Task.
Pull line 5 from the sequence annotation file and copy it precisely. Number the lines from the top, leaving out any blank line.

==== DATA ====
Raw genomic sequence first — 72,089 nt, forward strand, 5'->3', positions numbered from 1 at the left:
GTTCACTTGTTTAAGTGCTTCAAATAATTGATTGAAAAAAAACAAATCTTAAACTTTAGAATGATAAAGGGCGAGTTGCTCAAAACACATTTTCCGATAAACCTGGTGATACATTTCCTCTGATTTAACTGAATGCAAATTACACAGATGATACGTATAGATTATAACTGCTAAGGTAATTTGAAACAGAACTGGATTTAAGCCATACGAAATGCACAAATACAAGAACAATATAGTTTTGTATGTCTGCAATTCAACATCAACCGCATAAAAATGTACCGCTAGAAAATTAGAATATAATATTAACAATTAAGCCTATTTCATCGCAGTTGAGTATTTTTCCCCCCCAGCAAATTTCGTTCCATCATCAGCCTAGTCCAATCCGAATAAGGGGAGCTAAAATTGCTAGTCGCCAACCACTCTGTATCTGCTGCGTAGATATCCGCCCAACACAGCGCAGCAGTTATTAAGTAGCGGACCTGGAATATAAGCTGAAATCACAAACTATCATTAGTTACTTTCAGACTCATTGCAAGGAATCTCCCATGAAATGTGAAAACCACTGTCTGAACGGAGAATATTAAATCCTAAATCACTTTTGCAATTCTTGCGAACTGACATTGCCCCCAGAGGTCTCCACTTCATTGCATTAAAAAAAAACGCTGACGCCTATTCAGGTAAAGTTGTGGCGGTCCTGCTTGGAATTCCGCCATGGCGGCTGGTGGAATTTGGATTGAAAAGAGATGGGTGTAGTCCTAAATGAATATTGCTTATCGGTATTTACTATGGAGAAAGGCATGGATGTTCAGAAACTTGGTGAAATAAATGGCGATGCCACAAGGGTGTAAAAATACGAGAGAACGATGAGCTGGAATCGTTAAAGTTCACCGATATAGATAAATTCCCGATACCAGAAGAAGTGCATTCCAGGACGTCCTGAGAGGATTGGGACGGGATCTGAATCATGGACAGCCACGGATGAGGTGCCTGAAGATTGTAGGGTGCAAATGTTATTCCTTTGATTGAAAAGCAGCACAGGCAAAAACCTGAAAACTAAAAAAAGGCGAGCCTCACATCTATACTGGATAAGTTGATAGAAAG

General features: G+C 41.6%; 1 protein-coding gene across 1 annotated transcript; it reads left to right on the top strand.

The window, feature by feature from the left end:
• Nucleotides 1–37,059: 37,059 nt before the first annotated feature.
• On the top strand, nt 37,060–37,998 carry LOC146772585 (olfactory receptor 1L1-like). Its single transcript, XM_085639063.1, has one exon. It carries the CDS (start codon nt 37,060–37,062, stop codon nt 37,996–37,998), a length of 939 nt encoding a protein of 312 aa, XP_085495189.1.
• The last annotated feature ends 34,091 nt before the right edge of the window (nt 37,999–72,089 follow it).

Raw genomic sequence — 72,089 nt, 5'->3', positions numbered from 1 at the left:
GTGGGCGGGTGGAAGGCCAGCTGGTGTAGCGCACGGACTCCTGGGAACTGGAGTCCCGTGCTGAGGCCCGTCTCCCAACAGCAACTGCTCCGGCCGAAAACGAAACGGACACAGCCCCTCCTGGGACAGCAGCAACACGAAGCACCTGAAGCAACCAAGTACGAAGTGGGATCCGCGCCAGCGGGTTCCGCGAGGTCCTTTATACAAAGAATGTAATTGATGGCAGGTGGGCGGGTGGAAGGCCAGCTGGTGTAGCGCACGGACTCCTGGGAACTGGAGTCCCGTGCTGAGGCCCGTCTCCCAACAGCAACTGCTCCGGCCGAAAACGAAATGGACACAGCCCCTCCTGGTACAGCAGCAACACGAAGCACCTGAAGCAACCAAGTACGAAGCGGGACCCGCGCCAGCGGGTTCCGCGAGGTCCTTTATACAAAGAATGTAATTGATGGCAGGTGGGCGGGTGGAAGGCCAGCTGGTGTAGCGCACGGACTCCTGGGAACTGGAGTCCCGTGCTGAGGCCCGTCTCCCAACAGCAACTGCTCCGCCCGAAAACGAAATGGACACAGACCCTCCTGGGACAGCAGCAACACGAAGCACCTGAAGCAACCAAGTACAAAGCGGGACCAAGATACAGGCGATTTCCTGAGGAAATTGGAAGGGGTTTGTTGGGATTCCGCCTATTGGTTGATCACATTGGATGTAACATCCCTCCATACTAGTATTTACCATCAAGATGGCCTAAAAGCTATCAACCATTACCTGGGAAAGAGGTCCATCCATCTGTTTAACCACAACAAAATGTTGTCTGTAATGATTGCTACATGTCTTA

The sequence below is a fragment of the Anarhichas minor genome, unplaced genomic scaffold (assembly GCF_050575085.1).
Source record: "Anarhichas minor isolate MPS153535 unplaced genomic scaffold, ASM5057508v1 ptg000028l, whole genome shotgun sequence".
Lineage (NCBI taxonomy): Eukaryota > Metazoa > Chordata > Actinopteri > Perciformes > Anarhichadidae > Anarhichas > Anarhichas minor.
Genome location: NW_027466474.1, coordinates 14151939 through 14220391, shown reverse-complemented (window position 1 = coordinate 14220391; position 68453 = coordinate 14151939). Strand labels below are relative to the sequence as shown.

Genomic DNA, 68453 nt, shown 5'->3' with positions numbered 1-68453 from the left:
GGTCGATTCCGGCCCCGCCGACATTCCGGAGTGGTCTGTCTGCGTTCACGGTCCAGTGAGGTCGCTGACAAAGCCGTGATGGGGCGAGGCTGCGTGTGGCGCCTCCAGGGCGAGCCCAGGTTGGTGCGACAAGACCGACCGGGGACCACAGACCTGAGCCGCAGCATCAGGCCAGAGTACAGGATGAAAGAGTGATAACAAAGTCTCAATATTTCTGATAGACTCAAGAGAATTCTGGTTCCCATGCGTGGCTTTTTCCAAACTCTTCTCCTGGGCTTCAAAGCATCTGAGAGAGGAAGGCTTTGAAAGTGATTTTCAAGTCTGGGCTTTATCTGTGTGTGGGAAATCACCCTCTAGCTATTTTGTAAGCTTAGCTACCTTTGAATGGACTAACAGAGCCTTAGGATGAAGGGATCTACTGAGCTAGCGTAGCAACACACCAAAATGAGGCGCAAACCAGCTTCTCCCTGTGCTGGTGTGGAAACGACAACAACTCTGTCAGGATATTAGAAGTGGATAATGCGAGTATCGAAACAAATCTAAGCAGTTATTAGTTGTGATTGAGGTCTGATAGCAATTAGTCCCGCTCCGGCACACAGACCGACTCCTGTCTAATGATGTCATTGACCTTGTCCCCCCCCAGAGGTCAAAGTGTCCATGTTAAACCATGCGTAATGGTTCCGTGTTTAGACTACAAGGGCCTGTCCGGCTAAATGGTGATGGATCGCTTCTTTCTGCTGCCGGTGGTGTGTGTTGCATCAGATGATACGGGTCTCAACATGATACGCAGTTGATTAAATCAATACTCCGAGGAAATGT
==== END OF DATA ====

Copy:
• Nucleotides 1–37,059: 37,059 nt before the first annotated feature.